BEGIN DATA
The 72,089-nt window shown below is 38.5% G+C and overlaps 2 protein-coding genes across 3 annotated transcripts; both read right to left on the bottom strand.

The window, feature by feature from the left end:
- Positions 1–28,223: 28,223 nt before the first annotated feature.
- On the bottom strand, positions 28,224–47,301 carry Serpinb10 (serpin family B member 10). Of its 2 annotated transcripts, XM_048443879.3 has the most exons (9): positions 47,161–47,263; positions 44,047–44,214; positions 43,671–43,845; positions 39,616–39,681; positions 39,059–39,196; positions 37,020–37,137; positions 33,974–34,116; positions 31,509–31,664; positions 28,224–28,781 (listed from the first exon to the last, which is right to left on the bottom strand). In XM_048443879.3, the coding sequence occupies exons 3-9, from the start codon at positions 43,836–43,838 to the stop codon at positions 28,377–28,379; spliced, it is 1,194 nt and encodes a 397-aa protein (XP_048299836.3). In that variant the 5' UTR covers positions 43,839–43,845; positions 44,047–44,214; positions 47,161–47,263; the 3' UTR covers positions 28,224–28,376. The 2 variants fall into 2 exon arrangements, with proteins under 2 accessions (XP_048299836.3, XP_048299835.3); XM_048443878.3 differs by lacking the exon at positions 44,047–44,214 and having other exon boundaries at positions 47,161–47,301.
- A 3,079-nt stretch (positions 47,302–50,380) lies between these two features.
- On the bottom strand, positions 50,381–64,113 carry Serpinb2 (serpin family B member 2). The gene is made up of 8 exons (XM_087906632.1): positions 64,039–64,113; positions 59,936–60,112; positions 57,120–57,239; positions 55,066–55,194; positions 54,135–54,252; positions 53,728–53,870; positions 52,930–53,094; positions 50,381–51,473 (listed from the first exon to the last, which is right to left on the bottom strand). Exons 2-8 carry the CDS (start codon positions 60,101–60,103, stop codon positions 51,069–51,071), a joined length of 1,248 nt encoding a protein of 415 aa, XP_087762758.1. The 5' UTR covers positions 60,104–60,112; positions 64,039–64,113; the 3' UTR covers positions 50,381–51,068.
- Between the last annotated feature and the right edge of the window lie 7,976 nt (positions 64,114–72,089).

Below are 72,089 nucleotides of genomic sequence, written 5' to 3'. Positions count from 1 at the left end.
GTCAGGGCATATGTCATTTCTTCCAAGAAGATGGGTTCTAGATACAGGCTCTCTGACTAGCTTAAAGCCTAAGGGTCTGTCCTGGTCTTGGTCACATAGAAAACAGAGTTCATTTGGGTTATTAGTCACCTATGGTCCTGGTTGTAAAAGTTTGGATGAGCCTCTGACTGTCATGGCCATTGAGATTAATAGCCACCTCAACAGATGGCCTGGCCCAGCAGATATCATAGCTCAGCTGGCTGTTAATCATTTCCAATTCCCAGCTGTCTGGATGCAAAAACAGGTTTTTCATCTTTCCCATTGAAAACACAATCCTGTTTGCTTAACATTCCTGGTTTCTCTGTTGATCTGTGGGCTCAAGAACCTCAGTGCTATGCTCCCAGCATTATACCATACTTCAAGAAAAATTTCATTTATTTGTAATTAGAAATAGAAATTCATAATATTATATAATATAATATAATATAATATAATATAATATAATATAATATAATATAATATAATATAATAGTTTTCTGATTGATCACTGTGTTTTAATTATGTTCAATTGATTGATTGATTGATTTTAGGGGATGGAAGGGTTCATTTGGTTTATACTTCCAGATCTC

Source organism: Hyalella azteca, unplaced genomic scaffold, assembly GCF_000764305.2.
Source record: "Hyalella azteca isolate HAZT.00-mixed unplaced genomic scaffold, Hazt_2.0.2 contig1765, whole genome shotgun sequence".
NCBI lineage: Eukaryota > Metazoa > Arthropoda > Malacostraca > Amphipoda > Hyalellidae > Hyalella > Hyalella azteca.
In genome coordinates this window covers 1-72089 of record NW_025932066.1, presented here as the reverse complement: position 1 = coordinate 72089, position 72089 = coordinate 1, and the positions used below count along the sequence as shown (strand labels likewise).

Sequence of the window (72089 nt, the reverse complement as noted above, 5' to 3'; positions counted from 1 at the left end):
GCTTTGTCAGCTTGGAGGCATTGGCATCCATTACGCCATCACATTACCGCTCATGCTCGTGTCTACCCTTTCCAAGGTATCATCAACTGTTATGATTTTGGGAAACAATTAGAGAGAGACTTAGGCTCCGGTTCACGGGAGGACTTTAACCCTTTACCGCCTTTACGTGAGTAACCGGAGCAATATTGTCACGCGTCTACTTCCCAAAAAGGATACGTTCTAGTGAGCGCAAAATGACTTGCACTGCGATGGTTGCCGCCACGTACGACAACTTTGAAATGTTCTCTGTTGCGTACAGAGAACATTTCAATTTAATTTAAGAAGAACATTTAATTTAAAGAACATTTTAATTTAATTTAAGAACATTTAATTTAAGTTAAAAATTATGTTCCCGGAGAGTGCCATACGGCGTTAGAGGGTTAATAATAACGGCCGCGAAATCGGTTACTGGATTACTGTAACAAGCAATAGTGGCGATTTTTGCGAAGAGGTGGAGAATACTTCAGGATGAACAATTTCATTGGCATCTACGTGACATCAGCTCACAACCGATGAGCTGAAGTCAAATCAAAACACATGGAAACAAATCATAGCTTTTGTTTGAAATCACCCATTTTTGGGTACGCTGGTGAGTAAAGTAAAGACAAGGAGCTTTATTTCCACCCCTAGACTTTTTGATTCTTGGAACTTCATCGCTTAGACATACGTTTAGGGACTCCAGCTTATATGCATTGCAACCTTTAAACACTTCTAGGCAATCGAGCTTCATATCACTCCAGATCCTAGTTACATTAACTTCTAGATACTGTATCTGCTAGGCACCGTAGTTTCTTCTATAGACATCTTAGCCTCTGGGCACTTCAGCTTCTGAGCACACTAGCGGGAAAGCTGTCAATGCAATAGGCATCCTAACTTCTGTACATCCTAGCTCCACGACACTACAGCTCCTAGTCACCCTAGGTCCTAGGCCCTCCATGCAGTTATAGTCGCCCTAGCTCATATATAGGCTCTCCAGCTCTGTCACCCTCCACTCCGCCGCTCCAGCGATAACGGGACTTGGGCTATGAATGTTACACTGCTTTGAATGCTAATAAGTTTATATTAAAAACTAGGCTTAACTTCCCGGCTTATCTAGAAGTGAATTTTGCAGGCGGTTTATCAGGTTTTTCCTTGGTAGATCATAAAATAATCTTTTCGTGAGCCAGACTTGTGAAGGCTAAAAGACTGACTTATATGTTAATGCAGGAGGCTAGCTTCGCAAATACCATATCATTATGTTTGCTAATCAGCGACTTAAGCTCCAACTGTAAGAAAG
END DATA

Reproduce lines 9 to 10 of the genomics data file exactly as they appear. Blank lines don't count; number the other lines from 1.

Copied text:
GTCAGGGCATATGTCATTTCTTCCAAGAAGATGGGTTCTAGATACAGGCTCTCTGACTAGCTTAAAGCCTAAGGGTCTGTCCTGGTCTTGGTCACATAGAAAACAGAGTTCATTTGGGTTATTAGTCACCTATGGTCCTGGTTGTAAAAGTTTGGATGAGCCTCTGACTGTCATGGCCATTGAGATTAATAGCCACCTCAACAGATGGCCTGGCCCAGCAGATATCATAGCTCAGCTGGCTGTTAATCATTTCCAATTCCCAGCTGTCTGGATGCAAAAACAGGTTTTTCATCTTTCCCATTGAAAACACAATCCTGTTTGCTTAACATTCCTGGTTTCTCTGTTGATCTGTGGGCTCAAGAACCTCAGTGCTATGCTCCCAGCATTATACCATACTTCAAGAAAAATTTCATTTATTTGTAATTAGAAATAGAAATTCATAATATTATATAATATAATATAATATAATATAATATAATATAATATAATATAATATAATATAATATAATAGTTTTCTGATTGATCACTGTGTTTTAATTATGTTCAATTGATTGATTGATTGATTTTAGGGGATGGAAGGGTTCATTTGGTTTATACTTCCAGATCTC

Source organism: Hyalella azteca, unplaced genomic scaffold, assembly GCF_000764305.2.